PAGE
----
[0024] The neuronal cell specific promoter may be any nucleotide sequence which functions to activate neuronal cell specific transcription, meaning that the sequence activates transcription of operably linked sequences in a neuronal cell and substantially not in other cell types. A promoter does not substantially activate transcription if the levels of transcription of operably linked sequences in any of those cell types are sufficiently low so as not to affect the physiological functioning of the cell. Neuronal cell specific promoters may include promoters for neuronal genes such as Synapsin I, Neuron-specific enolase, Neurofilament-L and Neuropeptide Y and promoters specific for particular types of neuronal cells. For example, tyrosine hydroxylase gene promoter (4.8 kb 5′ UTR) is specific for catecholaminergic and the CNS neurons, dopamine-b-hydroxylase gene promoter is specific for adrenergic and noradrenegic neurons and L7 Purkinje cell protein promoter is specific for retinal rod bipolar neurons. For these and other neuronal cell specific promoters including, D1A dopamine receptor gene promoter, human hypoxanthine phosphoribosyltransferase promoter, SCG10 promoter, Tα1 α-tubulin promoter, aldolase C promoter, beta-tubulin gene promoter, GnRH gene enhancer and promoter, glutamate decarboxylase 65 gene promoter, beta-galactoside alpha1,2-fucosyltransferase gene promoter, neuronal nicotinic acetylcholine receptor beta3 gene promoter, GABA(A) receptor delta subunit gene promoter, neuron-specific FE65 gene promoter, N-type calcium channel alpha1B subunit gene promoter and microtubule-associated protein 1B gene promoters, see Harrington C A, Lewis E J, Krzemien D, Chikaraishi D M. Identification and cell type specificity of the tyrosine hydroxylase gene promoter.Nucleic Acids Res 1987, 15:2363-2384; Coker G T 3rd, Vinnedge L, O'Malley K L; Characterization of rat and human tyrosine hydroxylase genes: functional expression of both promoters in neuronal and non-neuronal cell types. Biochem Biophys Res Commun 1988, 157:1341-1347; Banerjee S A, Hoppe P, Brilliant M, Chikaraishi D M. 5′ flanking sequences of the rat tyrosine hydroxylase gene target accurate tissue-specific, developmental, and transsynaptic expression in transgenic mice. J Neurosci 1992, 12:4460-4467; Morita S, Kobayashi K, Mizuguchi T, Yamada K, Nagatsu I, Titani K, Fujita K, Hidaka H, Nagatsu T. The 5′-flanking region of the human dopamine beta-hydroxylase gene promotes neuron subtype-specific gene expression in the central nervous system of transgenic mice. Brain Res Mol Brain Res 1993; 17:239-244; Ishiguro H, Kim K T, Joh T H, Kim K S. Neuron-specific expression of the human dopamine beta-hydroxylase gene requires both the cAMP-response element and a silencer region. J Biol Chem 1993; 268:17987-17994; Hoyle G W, Mercer E H, Palmiter R D, Brinster R L. Cell-specific expression from the human dopamine beta-hydroxylase promoter in transgenic mice is controlled via a combination of positive and negative regulatory elements. J Neurosci 1994, 14:2455-2463; Severynse D M, Colapietro A M, Box T L, Caron M G. The human D1A dopamine receptor gene promoter directs expression of a reporter gene to the central nervous system in transgenic mice. Brain Res Mol Brain Res 1995, 30:336-346; Mouradian M M, Minowa M T, Minowa T. Promoter structure of the human gene coding for the D1A dopamine receptor. Adv Neurol 1993, 60:343-345; Stout J T, Chen H Y, Brennand J, Caskey C T, Brinster R L. Expression of human HPRT in the central nervous system of transgenic mice. Nature 1985; 317:250-252; Rincon-Limas D E, Geske R S, Xue J J, Hsu C Y, Overbeek P A, Patel P I. 5′-flanking sequences of the human HPRT gene direct neuronal expression in the brain of transgenic mice. J Neurosci Res 1994; 38:259-267; Schwartz M L, Bruce J, Shneidman P S, Schlaepfer W W. Deletion of 3′-untranslated region alters the level of mRNA expression of a neurofilament light subunit transgene. J Biol Chem 1995; 270:26364-9; Forss-Petter S, Danielson P E, Catsicas S, Battenberg E, Price J, Nerenberg M, Sutcliffe J G. Transgenic mice expressing beta-galactosidase in mature neurons under neuron-specific enolase promoter control. Neuron 1990; 5:187-197; Twyman R M, Jones E A. Sequences in the proximal 5′ flanking region of the rat neuron-specific enolase (NSE) gene are sufficient for cell type-specific reporter gene expression. J Mol Neurosci 1997; 8:63-73; Andersen J K, Garber D A, Meaney C A, Breakefield X O. Gene transfer into mammalian central nervous system using herpes virus vectors: extended expression of bacterial lacZ in neurons using the neuron-specific enolase promoter. Hum Gene Ther 1992; 3:487-499; Wuenschell C W, Mori N, Anderson D J. Analysis of SCG10 gene expression in transgenic mice reveals that neural specificity is achieved through selective derepression. Neuron 1990; 4:595-602; Mori N, Stein R, Sigmund O, Anderson D J. A cell type-preferred silencer element that controls the neural-specific expression of the SCG10 gene. Neuron 1990; 4:583-594; Hoesche C, Sauerwald A, Veh R W, Krippl B, Kilimann M W. The 5′-flanking region of the rat synapsin I gene directs neuron-specific and developmentally regulated reporter gene expression in transgenic mice. J Biol Chem 1993; 268:26494-26502; Kilic E, Hermann D M, Kugler S, Kilic U, Holzmuller H, Schmeer C, Bahr M. Adenovirus-mediated Bc1-X(L) expression using a neuron-specific synapsin-1 promoter protects against disseminated neuronal injury and brain infarction following focal cerebral ischemia in mice. Neurobiol Dis 2002; 11:275-284; Gloster A, Wu W, Speelman A, Weiss S, Causing C, Pozniak C, Reynolds B, Chang E, Toma J G, Miller F D. The T alpha 1 alpha-tubulin promoter specifies gene expression as a function of neuronal growth and regeneration in transgenic mice. J Neurosci 1994; 14:7319-7330; Thomas M, Makeh I, Briand P, Kahn A, Skala H. Determinants of the brain-specific expression of the rat aldolase C gene: ex vivo and in vivo analysis. Eur J Biochem 1993; 218:143-151; Thomas M, Skala H, Kahn A, Tuy F P. Functional dissection of the brain-specific rat aldolase C gene promoter in transgenic mice. Essential role of two GC-rich boxes and an HNF3 binding site. J Biol Chem 1995; 270:20316-20321; Dennis K, Uittenbogaard M, Chiaramello A, Moody S A. Cloning and characterization of the 5′-flanking region of the rat neuron-specific Class III beta-tubulin gene. Gene 2002 294:269-277; Waldbieser G C, Minth C D, Chrisman C L, Dixon J E. Tissue-specific expression of the human neuropeptide Y gene in transgenic mice. Brain Res Mol Brain Res 1992; 14:87-93; Lawson M A, Macconell L A, Kim J, Powl B T, Nelson S B, Mellon P L. Neuron-specific expression in vivo by defined transcription regulatory elements of the GnRH gene. Endocrinology 2002; 143:1404-1412; Wolfe A, Kim H H, Tobet S, Stafford D E, Radovick S. Identification of a discrete promoter region of the human GnRH gene that is sufficient for directing neuron-specific expression: a role for POU homeodomain transcription factors. Mol Endocrinol 2002; 16:435-449; Makinae K, Kobayashi T, Kobayashi T, Shinkawa H, Sakagami H, Kondo H, Tashiro F, Miyazaki J, Obata K, Tamura S, Yanagawa Y. Structure of the mouse glutamate decarboxylase 65 gene and its promoter: preferential expression of its promoter in the GABAergic neurons of transgenic mice. J Neurochem 2000; 75:1429-14371; Hitoshi S, Kusunoki S, Kanazawa I, Tsuji S. Dorsal root ganglia neuron-specific promoter activity of the rabbit beta-galactoside alpha1,2-fucosyltransferase gene. J Biol Chem 1999; 274:389-396; Roztocil T, Matter-Sadzinski L, Gomez M, Ballivet M, Matter J M. Functional properties of the neuronal nicotinic acetylcholine receptor beta3 promoter in the developing central nervous system. J Biol Chem 1998; 273:15131-15137; Luscher B, Hauselmann R, Leitgeb S, Rulicke T, Fritschy J M. Neuronal subtype-specific expression directed by the GABA(A) receptor delta subunit gene promoter/upstream region in transgenic mice and in cultured cells. Brain Res Mol Brain Res 1997; 51:197-211; Zambrano N, De Renzis S, Minopoli G, Faraonio R, Donini V, Scaloni A, Cimino F, Russo T. DNA-binding protein Pur alpha and transcription factor YY1 function as transcription activators of the neuron-specific FE65 gene promoter. Biochem J 1997; 328:293-300; Kim D S, Jung H H, Park S H, Chin H. Isolation and characterization of the 5′-upstream region of the human N-type calcium channel alpha1B subunit gene. Chromosomal localization and promoter analysis. J Biol Chem 1997; 272:5098-5104 and Liu D, Fischer I. Two alternative promoters direct neuron-specific expression of the rat microtubule-associated protein 1B gene. J Neurosci 1996; 16:5026-5036. Other neuronal specific promoters will be known to persons skilled in the art and suitable promoter/enhancer constructs may be readily determined by standard expression assays, including as described in the Examples.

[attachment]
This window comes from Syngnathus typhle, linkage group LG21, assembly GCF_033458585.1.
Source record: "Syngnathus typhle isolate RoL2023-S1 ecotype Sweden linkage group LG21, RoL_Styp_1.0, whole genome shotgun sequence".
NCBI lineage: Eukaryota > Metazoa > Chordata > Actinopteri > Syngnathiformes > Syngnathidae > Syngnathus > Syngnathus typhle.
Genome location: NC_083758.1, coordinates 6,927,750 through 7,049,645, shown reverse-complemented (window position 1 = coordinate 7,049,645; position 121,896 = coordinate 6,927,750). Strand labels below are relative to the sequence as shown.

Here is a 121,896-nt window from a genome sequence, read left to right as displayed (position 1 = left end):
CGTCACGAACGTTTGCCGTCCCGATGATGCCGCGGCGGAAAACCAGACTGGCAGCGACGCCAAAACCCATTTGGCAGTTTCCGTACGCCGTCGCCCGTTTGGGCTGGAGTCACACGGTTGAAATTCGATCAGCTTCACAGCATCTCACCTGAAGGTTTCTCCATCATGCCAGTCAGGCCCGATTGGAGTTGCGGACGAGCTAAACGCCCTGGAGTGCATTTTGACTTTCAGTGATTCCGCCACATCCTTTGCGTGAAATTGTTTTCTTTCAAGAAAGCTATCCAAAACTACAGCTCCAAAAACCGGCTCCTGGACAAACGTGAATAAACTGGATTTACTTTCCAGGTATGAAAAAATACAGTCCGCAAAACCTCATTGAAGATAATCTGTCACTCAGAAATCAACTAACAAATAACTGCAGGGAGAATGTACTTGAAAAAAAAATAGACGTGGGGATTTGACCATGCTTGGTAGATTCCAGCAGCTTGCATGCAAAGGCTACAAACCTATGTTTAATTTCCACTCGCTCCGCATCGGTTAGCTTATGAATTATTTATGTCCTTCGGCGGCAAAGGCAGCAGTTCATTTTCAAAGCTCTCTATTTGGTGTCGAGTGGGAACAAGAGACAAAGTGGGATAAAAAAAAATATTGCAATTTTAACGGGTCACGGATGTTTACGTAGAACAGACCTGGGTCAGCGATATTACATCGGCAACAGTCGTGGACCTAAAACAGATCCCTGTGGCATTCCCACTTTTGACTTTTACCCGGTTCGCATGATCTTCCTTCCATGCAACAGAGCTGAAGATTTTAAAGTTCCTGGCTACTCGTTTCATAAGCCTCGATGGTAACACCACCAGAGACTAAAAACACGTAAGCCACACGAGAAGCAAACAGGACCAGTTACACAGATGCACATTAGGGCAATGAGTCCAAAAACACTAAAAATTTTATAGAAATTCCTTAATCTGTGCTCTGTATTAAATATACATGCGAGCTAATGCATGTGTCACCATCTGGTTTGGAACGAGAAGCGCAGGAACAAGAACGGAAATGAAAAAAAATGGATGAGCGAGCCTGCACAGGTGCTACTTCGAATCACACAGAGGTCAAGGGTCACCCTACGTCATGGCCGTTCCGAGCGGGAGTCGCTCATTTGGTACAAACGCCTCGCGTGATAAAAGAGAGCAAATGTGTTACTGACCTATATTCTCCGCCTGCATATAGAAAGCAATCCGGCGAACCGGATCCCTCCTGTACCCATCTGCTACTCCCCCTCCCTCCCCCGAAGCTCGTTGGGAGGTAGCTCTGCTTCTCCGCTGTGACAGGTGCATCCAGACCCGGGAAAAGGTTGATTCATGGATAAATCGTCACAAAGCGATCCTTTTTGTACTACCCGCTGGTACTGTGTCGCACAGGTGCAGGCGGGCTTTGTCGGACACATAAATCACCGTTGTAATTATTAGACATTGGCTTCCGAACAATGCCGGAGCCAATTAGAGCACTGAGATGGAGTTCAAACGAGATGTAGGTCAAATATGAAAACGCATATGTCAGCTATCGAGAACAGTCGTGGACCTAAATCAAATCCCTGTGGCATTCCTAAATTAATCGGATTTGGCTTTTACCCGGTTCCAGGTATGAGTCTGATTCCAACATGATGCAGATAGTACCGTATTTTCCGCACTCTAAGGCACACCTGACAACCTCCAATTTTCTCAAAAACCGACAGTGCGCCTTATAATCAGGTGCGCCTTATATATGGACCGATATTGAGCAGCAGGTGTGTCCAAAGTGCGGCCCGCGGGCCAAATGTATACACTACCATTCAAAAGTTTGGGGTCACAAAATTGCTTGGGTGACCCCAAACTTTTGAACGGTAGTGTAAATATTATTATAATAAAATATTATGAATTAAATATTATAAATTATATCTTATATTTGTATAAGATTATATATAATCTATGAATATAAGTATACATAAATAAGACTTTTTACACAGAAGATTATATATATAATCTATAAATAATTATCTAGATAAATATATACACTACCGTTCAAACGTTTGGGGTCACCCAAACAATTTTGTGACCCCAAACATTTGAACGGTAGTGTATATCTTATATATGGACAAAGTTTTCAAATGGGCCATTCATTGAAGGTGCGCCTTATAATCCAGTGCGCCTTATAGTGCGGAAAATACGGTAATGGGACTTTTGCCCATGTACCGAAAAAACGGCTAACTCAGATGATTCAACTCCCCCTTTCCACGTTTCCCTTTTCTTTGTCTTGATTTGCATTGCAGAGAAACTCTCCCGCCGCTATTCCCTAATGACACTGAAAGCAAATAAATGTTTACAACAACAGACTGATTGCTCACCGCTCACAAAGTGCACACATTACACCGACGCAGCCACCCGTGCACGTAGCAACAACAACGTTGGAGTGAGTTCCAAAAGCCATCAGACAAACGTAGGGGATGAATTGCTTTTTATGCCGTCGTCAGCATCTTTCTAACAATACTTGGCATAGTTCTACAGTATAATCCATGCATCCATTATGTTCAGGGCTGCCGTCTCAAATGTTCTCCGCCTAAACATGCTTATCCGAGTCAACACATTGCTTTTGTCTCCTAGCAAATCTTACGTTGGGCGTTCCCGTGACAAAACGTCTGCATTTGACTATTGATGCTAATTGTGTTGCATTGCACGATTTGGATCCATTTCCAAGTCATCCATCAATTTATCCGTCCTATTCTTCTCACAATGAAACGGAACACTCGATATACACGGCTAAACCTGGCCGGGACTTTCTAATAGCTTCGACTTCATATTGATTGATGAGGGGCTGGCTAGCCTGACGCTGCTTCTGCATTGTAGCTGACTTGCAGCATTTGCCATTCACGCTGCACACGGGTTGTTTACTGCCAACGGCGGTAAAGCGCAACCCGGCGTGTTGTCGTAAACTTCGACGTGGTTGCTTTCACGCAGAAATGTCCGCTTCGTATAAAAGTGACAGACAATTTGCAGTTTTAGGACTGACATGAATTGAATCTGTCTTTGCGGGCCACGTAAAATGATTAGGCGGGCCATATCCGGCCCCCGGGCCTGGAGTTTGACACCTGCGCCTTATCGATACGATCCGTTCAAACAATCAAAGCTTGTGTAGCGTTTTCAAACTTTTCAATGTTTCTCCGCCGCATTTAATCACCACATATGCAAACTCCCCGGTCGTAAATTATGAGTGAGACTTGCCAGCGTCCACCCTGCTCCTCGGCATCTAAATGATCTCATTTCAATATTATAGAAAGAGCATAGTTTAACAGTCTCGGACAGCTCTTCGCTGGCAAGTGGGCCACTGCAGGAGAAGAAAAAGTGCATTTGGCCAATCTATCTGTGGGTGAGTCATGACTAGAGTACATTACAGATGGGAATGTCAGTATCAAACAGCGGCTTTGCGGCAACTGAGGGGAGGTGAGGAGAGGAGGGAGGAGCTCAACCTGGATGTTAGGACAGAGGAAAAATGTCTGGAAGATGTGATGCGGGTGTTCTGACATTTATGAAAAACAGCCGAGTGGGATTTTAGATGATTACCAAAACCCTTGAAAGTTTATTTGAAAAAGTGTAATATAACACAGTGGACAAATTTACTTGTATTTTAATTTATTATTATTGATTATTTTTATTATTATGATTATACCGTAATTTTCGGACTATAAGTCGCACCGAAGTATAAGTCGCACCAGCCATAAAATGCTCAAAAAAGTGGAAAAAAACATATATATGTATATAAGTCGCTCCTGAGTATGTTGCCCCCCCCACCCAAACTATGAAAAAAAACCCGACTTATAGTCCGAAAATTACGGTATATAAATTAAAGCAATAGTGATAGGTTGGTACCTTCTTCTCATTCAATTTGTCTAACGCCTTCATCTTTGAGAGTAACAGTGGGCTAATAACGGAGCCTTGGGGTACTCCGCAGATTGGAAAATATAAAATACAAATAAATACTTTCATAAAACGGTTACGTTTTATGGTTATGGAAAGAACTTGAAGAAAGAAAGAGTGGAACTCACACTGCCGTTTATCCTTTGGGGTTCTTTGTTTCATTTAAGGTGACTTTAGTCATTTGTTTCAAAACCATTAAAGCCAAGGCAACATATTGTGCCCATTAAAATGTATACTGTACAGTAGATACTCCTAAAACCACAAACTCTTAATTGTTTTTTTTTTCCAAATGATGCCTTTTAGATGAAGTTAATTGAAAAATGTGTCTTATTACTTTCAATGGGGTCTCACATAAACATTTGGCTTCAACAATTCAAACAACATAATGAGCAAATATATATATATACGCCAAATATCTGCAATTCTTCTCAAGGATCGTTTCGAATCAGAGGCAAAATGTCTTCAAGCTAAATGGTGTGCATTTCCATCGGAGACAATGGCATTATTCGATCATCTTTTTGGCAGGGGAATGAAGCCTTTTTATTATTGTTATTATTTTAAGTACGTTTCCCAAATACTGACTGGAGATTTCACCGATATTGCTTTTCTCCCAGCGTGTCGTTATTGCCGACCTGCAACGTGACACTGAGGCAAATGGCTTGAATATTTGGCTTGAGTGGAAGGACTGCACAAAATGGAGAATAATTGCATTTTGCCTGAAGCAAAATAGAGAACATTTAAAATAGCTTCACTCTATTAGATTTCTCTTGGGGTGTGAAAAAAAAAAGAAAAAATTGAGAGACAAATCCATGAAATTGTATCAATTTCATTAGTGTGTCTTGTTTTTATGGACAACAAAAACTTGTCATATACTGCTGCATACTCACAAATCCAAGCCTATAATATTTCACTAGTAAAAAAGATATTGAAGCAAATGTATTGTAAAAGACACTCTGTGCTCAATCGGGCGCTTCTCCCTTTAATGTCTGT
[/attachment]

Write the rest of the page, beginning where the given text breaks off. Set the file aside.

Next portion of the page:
[0025] The promoter comprises at least one nucleotide sequence capable of activating neuronal cell specific expression of operably linked sequences and in some embodiments the nucleotide sequence will retain the minimum binding site(s) for transcription factor(s) required for the sequence to act as a promoter. In some embodiments, the recombinant nucleic acid comprises multiple copies of the same sequence or two or more different nucleotide sequences each of which is effective to activate the transcription activity. For various promoters which may be used, transcription factor binding sites may be known or identified by one of ordinary skill using methods known in the art as described above.